By Jonathan Stempel
(Reuters) - Federal prosecutors unveiled new criminal indictments on Wednesday against a former BP Plc executive and a former BP engineer charged with obstructing investigations into the April 2010 Gulf of Mexico oil spill.
The new indictment of former executive David Rainey adds language suggesting he knew of the congressional probe he was charged with obstructing when he provided false information soon after the spill to members of the House Committee on Energy and Commerce, including about the rate that oil flowed from the ruptured Macondo well.
Last month, U.S. District Judge Kurt Engelhardt in New Orleans dismissed a count of obstruction of Congress against Rainey in part because it lacked sufficient detail, which the revised indictment is intended to address.
A second count accuses Rainey, a former BP vice president of exploration for the Gulf of Mexico, of lying to investigators in an April 2011 interview about how he calculated the flow rate.
The other revised indictment still accuses former BP engineer Kurt Mix of two obstruction counts for allegedly deleting records related to the oil flow rate, but reduces the number of voice mails he allegedly deleted.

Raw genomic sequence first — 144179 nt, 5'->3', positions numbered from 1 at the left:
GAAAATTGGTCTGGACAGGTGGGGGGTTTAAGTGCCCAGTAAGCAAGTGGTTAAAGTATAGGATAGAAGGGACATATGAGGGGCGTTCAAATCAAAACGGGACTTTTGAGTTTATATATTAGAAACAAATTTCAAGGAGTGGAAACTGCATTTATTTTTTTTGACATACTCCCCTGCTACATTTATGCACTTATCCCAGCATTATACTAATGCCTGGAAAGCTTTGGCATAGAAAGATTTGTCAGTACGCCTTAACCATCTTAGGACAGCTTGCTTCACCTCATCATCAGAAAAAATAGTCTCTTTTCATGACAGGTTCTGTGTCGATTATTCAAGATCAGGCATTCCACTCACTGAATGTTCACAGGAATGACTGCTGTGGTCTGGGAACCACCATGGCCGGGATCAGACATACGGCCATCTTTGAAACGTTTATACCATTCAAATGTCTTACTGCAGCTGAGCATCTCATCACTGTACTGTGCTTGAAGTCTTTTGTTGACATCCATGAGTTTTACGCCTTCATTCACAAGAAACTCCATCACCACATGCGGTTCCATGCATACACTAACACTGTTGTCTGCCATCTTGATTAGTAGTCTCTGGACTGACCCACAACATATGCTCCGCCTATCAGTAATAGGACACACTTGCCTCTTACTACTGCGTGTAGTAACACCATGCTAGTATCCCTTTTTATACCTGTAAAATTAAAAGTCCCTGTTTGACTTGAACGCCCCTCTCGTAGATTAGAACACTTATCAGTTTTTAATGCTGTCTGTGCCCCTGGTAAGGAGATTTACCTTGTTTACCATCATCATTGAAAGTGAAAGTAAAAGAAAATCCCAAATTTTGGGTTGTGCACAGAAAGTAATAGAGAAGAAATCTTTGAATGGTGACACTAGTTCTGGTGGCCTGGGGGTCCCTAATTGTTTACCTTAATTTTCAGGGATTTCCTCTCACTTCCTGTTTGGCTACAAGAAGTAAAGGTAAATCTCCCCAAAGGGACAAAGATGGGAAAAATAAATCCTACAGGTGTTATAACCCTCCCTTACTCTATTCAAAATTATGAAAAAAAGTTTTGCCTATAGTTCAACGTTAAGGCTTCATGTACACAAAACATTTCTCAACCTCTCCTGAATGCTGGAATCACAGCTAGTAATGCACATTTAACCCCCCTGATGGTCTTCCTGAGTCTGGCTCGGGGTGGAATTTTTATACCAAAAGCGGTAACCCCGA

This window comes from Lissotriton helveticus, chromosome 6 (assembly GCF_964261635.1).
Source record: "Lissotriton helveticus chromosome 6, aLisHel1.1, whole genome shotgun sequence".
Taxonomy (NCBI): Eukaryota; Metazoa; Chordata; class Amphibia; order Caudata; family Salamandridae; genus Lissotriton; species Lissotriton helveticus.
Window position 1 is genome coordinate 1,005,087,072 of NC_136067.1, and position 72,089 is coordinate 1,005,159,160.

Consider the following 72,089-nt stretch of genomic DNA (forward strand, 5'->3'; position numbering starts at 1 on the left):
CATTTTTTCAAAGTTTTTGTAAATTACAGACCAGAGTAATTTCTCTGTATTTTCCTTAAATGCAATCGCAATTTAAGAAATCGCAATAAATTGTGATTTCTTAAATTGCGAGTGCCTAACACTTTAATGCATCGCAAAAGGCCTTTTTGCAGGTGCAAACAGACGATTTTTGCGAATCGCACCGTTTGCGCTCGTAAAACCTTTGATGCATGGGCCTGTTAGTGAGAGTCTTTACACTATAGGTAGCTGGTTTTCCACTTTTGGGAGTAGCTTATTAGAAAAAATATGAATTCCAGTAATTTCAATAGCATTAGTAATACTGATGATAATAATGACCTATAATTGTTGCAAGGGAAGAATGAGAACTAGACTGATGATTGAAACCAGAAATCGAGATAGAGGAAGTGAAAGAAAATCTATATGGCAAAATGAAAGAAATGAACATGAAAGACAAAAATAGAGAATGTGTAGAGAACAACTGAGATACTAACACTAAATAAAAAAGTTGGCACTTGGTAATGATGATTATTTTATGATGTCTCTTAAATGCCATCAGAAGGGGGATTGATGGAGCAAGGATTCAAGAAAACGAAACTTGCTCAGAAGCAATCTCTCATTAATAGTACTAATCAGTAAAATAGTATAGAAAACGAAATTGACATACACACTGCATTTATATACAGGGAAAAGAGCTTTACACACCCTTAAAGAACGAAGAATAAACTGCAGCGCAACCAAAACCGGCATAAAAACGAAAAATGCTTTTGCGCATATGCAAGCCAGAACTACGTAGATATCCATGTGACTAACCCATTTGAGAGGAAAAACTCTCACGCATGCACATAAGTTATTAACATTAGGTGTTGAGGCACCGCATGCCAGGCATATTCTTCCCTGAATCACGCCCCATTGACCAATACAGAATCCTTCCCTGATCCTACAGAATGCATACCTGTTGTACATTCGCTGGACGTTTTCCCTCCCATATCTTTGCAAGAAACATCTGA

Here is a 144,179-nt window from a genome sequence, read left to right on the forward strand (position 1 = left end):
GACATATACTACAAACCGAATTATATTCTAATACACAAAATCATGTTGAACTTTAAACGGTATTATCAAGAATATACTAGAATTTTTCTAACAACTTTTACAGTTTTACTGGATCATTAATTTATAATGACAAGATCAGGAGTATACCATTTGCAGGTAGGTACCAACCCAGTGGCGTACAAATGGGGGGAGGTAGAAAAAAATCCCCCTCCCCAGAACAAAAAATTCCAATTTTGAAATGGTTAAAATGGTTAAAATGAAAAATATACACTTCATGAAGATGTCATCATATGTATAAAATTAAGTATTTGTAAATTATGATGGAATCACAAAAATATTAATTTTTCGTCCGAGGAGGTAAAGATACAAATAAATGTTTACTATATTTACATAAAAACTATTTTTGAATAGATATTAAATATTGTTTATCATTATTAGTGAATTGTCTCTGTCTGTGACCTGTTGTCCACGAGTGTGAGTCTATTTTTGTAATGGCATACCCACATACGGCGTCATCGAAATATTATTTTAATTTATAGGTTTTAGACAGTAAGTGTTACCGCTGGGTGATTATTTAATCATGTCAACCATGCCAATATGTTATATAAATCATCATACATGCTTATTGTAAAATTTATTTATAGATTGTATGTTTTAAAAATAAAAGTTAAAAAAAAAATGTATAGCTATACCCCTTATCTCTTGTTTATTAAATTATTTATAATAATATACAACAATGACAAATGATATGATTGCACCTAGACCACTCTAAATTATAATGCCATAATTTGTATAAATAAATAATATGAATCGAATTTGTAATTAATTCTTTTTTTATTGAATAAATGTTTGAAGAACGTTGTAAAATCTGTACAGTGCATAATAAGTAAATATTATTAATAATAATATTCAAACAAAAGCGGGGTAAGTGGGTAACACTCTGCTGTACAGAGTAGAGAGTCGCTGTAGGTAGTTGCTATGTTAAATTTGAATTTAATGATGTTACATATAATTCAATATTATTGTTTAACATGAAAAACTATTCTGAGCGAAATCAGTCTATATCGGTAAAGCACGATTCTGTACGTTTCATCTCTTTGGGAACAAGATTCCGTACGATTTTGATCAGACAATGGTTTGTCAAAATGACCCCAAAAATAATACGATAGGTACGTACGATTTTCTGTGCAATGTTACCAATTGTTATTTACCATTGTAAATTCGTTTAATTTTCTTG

Lawyers for Rainey and Mix did not immediately respond to requests for comment.
Both defendants pleaded not guilty last year and are scheduled to be arraigned under the new indictments on June 25.
Rainey's trial is scheduled for October 15 and Mix's trial for December 2, court records show.
Two former well site leaders, Robert Kaluza and Donald Vidrine, were also criminally charged and have pleaded not guilty.
The explosion of the Deepwater Horizon resulted in 11 deaths and caused the worst offshore oil spill in U.S. history.
BP agreed to plead guilty to obstruction of Congress, a felony, as part of a $4.5 billion criminal settlement last November with the U.S. Department of Justice.
The cases are U.S. v. Rainey, U.S. District Court, Eastern District of Louisiana, No. 12-cr-00291; and U.S. v. Mix in the same court, No. 12-cr-00171.
(Reporting by Jonathan Stempel in New York. Editing by Andre Grenon)